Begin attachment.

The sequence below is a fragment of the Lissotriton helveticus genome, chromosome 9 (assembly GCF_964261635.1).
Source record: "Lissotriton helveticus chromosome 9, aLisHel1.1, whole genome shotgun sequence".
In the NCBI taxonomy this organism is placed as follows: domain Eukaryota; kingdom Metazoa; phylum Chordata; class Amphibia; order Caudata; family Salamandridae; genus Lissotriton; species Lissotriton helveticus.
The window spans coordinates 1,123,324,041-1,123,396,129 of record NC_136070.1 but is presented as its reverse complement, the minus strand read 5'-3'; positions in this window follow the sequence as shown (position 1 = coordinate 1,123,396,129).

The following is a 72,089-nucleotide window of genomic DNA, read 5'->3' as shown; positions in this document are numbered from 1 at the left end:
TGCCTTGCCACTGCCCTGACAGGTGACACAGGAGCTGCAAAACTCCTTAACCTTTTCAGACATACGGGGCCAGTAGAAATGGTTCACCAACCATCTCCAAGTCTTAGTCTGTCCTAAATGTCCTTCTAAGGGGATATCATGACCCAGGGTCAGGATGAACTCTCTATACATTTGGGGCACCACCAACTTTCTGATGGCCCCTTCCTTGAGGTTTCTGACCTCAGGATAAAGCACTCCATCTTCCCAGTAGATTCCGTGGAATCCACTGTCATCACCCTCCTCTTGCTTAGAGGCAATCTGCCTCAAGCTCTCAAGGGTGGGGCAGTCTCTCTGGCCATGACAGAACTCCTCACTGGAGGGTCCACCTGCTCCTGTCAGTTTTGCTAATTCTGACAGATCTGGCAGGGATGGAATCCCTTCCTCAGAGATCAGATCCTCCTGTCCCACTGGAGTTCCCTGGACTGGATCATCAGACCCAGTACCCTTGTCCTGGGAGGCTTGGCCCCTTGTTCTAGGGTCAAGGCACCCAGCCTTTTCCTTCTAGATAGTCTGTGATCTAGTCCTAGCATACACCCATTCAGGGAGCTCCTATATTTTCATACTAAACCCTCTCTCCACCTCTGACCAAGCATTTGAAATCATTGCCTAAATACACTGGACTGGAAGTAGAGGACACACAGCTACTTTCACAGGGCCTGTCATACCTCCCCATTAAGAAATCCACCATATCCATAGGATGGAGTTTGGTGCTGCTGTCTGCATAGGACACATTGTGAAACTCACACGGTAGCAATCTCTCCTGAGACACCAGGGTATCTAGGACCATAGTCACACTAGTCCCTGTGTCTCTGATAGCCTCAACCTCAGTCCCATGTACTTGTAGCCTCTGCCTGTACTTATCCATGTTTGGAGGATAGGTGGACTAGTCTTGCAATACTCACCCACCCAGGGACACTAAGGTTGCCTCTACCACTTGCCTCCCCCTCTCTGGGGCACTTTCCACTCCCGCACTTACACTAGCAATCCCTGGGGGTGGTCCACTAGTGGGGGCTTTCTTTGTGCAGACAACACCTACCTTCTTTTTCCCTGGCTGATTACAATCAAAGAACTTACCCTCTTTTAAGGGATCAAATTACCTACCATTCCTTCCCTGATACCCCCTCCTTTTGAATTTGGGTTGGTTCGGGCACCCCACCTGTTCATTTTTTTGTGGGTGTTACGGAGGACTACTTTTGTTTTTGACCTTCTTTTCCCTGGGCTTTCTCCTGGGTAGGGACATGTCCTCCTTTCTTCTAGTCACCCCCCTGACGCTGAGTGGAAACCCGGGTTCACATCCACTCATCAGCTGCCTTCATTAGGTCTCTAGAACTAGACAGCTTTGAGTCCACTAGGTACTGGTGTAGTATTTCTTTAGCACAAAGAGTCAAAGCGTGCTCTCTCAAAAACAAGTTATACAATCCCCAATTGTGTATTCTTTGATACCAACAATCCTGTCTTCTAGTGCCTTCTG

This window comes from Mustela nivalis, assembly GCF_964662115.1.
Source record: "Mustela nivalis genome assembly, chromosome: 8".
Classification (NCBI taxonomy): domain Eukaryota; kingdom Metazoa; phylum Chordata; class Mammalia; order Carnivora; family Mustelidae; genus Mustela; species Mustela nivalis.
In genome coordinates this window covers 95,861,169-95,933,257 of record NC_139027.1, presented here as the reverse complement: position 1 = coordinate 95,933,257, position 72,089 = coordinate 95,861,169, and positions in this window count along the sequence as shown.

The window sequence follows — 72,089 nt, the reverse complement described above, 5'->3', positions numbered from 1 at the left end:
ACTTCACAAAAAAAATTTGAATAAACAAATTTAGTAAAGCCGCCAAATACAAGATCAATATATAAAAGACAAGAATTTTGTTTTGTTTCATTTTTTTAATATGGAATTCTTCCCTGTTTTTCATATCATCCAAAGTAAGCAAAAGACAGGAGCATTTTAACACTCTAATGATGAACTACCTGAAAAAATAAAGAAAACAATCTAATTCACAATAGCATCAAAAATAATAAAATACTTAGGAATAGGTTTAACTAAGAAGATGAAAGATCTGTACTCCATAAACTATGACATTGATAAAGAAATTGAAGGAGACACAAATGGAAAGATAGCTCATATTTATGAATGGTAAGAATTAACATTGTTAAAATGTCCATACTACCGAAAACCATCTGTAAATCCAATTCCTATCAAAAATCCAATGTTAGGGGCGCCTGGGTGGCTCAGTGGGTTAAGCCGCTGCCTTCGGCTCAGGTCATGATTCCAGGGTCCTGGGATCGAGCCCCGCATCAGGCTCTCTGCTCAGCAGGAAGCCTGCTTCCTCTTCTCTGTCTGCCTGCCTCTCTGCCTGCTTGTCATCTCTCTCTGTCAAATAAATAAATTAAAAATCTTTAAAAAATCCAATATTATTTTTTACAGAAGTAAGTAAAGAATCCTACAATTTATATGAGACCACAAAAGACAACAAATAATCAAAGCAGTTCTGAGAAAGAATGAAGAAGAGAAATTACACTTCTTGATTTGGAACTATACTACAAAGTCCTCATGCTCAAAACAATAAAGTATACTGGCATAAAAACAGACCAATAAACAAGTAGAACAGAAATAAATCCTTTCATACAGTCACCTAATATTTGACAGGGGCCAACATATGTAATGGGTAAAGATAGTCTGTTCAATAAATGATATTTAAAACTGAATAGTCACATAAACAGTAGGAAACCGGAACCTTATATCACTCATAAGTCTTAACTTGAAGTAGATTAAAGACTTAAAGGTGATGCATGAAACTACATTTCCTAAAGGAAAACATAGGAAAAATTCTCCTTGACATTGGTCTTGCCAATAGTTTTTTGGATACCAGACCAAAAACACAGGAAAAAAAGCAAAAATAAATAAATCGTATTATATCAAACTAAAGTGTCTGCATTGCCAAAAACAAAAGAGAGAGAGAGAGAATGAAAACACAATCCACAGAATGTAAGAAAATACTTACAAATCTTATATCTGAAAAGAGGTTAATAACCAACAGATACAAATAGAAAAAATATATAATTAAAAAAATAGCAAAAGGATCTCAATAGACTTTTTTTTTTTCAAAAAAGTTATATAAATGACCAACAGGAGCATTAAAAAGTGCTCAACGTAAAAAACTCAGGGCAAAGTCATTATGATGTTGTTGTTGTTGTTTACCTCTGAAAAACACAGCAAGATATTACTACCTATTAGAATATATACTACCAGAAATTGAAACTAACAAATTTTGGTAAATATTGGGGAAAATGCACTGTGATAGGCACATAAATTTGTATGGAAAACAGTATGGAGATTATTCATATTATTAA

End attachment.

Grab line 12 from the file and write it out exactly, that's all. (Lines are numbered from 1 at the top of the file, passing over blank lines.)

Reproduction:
ACTTCACAAAAAAAATTTGAATAAACAAATTTAGTAAAGCCGCCAAATACAAGATCAATATATAAAAGACAAGAATTTTGTTTTGTTTCATTTTTTTAATATGGAATTCTTCCCTGTTTTTCATATCATCCAAAGTAAGCAAAAGACAGGAGCATTTTAACACTCTAATGATGAACTACCTGAAAAAATAAAGAAAACAATCTAATTCACAATAGCATCAAAAATAATAAAATACTTAGGAATAGGTTTAACTAAGAAGATGAAAGATCTGTACTCCATAAACTATGACATTGATAAAGAAATTGAAGGAGACACAAATGGAAAGATAGCTCATATTTATGAATGGTAAGAATTAACATTGTTAAAATGTCCATACTACCGAAAACCATCTGTAAATCCAATTCCTATCAAAAATCCAATGTTAGGGGCGCCTGGGTGGCTCAGTGGGTTAAGCCGCTGCCTTCGGCTCAGGTCATGATTCCAGGGTCCTGGGATCGAGCCCCGCATCAGGCTCTCTGCTCAGCAGGAAGCCTGCTTCCTCTTCTCTGTCTGCCTGCCTCTCTGCCTGCTTGTCATCTCTCTCTGTCAAATAAATAAATTAAAAATCTTTAAAAAATCCAATATTATTTTTTACAGAAGTAAGTAAAGAATCCTACAATTTATATGAGACCACAAAAGACAACAAATAATCAAAGCAGTTCTGAGAAAGAATGAAGAAGAGAAATTACACTTCTTGATTTGGAACTATACTACAAAGTCCTCATGCTCAAAACAATAAAGTATACTGGCATAAAAACAGACCAATAAACAAGTAGAACAGAAATAAATCCTTTCATACAGTCACCTAATATTTGACAGGGGCCAACATATGTAATGGGTAAAGATAGTCTGTTCAATAAATGATATTTAAAACTGAATAGTCACATAAACAGTAGGAAACCGGAACCTTATATCACTCATAAGTCTTAACTTGAAGTAGATTAAAGACTTAAAGGTGATGCATGAAACTACATTTCCTAAAGGAAAACATAGGAAAAATTCTCCTTGACATTGGTCTTGCCAATAGTTTTTTGGATACCAGACCAAAAACACAGGAAAAAAAGCAAAAATAAATAAATCGTATTATATCAAACTAAAGTGTCTGCATTGCCAAAAACAAAAGAGAGAGAGAGAGAATGAAAACACAATCCACAGAATGTAAGAAAATACTTACAAATCTTATATCTGAAAAGAGGTTAATAACCAACAGATACAAATAGAAAAAATATATAATTAAAAAAATAGCAAAAGGATCTCAATAGACTTTTTTTTTTTCAAAAAAGTTATATAAATGACCAACAGGAGCATTAAAAAGTGCTCAACGTAAAAAACTCAGGGCAAAGTCATTATGATGTTGTTGTTGTTGTTTACCTCTGAAAAACACAGCAAGATATTACTACCTATTAGAATATATACTACCAGAAATTGAAACTAACAAATTTTGGTAAATATTGGGGAAAATGCACTGTGATAGGCACATAAATTTGTATGGAAAACAGTATGGAGATTATTCATATTATTAA